Recipe: Penang Asam Laksa

With the worrying Covid numbers lately, it’s best to stay home and avoid going out unless necessary. Here’s a recipe for a good old Penang Asam Laksa to help with the cravings!

Penang Asam Laksa

By Margarita Lee

Margarita Lee

Ingredients A:

  • 1kg Fish (Parang, Tenggiri or Kembong)
  • 1 large can Sardines
  • 3L Water
  • Laksa noodles

Ingredients B:

  • 30 Dried chillies
  • 20 Fresh chillies
  • 2 pcs of Belacan
  • 20g Fresh kunyit (turmeric)
  • 300g Shallots

Ingredients C:

  • 5 bunches of Daun kesum (Vietnamese mint)
  • 5 sticks of Bunga kantan (torch ginger) – cut into half lengthwise
  • 50g Tamarind soaked in 1 cup of water, squeezed and strained
  • 20g Dried asam keping (tamarind pieces)
  • 10 sticks of Serai (lemongrass) – lightly smashed
  • 50g Lengkuas (galangal) – sliced thinly
  • 20g (2 tbsp) Belacan powder


Mint, sliced onion, cucumber strips, sliced fresh pineapple, chopped chillies, pickled garlic and Heko (dark prawn paste)


  • 2 tbsp sugar or to taste
  • Salt to taste
Photo by Margarita Lee


  1. Grind Ingredients B into a paste with a mortar and pestle, or in a food processor. 
  2. Steam fish for about 10-15 minutes.
  3. Remove fish, let it cool, then remove and discard bones. Shred the fish meat by hand (to avoid bones) and set aside for later use.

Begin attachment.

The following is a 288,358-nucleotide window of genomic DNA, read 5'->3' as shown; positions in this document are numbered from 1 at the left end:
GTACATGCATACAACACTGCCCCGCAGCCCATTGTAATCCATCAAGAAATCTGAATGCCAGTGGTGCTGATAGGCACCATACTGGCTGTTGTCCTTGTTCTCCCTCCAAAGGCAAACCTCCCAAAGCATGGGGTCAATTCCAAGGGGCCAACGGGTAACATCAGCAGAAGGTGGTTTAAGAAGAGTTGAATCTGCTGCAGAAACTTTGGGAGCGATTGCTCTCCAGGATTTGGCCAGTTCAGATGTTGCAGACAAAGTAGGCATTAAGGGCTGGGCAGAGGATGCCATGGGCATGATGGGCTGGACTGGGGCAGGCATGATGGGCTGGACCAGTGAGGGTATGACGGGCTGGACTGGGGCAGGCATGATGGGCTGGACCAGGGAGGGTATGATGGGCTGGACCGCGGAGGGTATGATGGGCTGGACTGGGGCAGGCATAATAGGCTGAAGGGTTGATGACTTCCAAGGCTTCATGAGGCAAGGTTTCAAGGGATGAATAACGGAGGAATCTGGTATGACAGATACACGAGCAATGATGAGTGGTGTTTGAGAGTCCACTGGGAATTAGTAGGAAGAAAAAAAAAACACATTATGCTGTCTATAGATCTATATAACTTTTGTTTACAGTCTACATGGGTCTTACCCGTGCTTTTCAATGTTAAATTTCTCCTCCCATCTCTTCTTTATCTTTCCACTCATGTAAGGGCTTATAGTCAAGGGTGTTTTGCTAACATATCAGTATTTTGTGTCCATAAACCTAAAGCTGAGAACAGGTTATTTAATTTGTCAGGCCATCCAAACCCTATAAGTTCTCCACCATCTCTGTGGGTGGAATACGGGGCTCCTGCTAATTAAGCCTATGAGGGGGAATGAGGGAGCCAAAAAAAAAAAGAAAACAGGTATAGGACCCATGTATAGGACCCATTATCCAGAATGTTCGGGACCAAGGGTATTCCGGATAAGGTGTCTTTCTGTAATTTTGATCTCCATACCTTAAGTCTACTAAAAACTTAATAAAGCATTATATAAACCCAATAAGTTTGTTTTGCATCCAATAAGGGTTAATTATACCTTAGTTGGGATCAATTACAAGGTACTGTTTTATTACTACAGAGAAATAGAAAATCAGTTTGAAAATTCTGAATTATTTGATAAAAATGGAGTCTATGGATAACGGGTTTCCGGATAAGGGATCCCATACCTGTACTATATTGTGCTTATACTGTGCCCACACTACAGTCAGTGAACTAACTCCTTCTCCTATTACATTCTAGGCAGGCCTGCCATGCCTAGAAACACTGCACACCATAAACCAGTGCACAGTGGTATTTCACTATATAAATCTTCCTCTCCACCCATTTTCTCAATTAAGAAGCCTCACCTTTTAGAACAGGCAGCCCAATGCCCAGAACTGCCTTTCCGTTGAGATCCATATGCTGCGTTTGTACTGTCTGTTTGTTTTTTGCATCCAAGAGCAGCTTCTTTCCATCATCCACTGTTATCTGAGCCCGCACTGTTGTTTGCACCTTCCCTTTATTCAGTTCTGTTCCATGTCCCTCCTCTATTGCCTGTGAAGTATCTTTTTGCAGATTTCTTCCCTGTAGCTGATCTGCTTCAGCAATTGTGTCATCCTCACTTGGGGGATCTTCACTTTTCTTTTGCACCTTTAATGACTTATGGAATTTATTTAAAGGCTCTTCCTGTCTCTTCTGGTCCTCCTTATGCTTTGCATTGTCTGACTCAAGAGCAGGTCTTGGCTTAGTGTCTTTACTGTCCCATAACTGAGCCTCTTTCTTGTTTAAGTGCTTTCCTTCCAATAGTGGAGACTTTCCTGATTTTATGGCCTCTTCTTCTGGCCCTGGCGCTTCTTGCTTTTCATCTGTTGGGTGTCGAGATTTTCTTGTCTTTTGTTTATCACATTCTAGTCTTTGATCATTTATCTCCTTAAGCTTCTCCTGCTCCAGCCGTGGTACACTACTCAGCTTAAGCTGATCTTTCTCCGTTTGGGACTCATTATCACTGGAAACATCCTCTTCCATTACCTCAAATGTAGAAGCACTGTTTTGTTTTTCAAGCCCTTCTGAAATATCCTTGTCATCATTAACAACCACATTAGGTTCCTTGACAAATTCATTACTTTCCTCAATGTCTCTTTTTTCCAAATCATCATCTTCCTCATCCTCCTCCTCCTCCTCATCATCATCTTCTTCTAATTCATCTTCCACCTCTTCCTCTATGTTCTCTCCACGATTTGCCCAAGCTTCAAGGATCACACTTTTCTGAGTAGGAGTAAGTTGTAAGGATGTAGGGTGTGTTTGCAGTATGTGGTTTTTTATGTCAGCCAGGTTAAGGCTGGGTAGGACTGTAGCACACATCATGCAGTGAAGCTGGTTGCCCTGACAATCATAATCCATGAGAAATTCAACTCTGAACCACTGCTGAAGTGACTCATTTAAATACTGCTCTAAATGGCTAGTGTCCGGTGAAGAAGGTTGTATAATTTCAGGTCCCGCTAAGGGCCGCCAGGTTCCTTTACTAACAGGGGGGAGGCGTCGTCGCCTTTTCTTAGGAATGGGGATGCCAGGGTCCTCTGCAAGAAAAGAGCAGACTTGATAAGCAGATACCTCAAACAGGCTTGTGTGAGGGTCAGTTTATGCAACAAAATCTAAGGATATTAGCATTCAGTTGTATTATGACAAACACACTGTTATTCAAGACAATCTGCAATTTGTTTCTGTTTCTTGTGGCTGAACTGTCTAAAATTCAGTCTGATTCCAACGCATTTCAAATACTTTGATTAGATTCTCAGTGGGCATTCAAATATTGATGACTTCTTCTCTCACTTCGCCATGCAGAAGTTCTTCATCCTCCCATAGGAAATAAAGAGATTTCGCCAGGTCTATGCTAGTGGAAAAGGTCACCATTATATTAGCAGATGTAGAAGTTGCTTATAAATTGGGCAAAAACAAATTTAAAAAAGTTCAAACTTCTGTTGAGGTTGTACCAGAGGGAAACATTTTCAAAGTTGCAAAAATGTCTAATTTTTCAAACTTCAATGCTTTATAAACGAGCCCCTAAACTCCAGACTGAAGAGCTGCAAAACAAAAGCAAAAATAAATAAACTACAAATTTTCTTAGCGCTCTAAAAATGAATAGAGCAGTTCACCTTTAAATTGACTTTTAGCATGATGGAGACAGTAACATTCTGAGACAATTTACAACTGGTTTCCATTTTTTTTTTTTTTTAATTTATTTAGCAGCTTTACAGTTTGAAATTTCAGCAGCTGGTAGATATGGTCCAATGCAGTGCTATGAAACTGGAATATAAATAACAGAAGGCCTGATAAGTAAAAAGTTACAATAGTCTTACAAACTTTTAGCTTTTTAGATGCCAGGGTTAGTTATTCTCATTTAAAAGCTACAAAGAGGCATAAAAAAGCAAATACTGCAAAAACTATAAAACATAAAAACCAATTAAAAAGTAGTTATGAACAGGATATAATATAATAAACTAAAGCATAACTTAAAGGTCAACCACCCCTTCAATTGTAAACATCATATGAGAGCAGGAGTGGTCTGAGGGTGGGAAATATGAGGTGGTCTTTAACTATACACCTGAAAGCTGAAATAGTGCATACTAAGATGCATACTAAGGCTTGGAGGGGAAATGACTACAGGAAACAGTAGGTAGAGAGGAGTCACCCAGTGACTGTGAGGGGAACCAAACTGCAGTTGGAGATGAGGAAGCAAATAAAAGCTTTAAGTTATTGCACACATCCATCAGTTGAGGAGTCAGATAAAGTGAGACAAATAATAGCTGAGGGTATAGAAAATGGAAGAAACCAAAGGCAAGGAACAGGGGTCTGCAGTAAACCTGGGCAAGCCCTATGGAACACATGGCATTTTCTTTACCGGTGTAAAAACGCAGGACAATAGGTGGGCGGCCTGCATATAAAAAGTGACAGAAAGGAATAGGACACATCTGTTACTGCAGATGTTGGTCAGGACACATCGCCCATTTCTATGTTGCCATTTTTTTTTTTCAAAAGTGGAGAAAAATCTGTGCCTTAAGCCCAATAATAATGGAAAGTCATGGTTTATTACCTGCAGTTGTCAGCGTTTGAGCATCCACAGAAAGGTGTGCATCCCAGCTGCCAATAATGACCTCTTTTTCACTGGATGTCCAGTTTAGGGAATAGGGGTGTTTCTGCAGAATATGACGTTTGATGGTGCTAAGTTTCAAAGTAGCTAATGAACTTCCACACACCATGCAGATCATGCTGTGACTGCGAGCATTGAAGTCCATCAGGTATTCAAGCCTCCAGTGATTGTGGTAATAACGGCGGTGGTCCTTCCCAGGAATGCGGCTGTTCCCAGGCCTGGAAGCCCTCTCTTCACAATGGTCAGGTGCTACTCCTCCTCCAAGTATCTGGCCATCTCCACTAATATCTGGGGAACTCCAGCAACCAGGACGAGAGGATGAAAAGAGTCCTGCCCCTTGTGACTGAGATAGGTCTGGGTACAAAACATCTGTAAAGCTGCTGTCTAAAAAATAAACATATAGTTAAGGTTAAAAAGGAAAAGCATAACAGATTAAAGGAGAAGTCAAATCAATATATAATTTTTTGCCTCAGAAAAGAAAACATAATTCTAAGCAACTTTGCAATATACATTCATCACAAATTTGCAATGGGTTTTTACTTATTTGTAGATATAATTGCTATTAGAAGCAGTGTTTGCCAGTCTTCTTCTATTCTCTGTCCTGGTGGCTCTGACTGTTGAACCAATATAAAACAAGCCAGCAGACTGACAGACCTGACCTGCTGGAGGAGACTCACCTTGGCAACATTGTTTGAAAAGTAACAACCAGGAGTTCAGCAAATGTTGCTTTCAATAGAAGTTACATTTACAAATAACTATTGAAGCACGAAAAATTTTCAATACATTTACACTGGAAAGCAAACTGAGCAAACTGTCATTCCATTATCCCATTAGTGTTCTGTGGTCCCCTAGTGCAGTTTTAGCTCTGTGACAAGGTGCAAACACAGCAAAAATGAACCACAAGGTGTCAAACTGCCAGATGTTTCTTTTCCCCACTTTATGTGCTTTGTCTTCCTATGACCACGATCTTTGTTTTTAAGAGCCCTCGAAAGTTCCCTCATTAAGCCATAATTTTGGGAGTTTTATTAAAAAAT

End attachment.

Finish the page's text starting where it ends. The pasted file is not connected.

4. Boil Ingredients B and C with 3L of water. Add tamarind juice and asam.
  5. Add in fish and sardines. Simmer for another 10 minutes.
  6. Add salt & sugar to taste.
  7. To serve, put a handful of laksa noodles in a metal strainer and immerse in a pot of boiling water to scald the noodles.
  8. Drain and place into a bowl. Pour a ladleful of laksa soup or gravy over the noodles and top with the garnishing.
  9. Drizzle prawn paste to taste and serve hot.


Check out more of Margarita’s recipes on her FB @ Umummy Food!


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See Foon

SeeFoon Chan-Koppen has been writing a food column called Musings on Food in the Ipoh Echo since 2009. It is widely read both in print as well as online which receives more than 1 million hits a month. Her forte is in communications, having honed her skills after graduating from the University of Singapore where she worked for the Straits Times Group and was a food critic for the New Nation. Her knowledge of food and cooking come from more than 30 years in the hotel industry based in Singapore, Tokyo, Hong Kong and subsequently Kuala Lumpur. During this time, she has travelled all over the world and eaten at the best and worst restaurants. She is totally intimate with the subtleties and nuances of most cuisines of the world having been involved in opening over 50 hotels throughout the Asia/Pacific region and China where she helped to conceptualize Food and Beverage themes and critiqued on food quality. SeeFoon calls herself a global citizen and now chooses the serenity and friendliness of Ipoh to the bright lights of the many cities she has lived in. She also loves the food in Ipoh and is passionate about telling the world about it.

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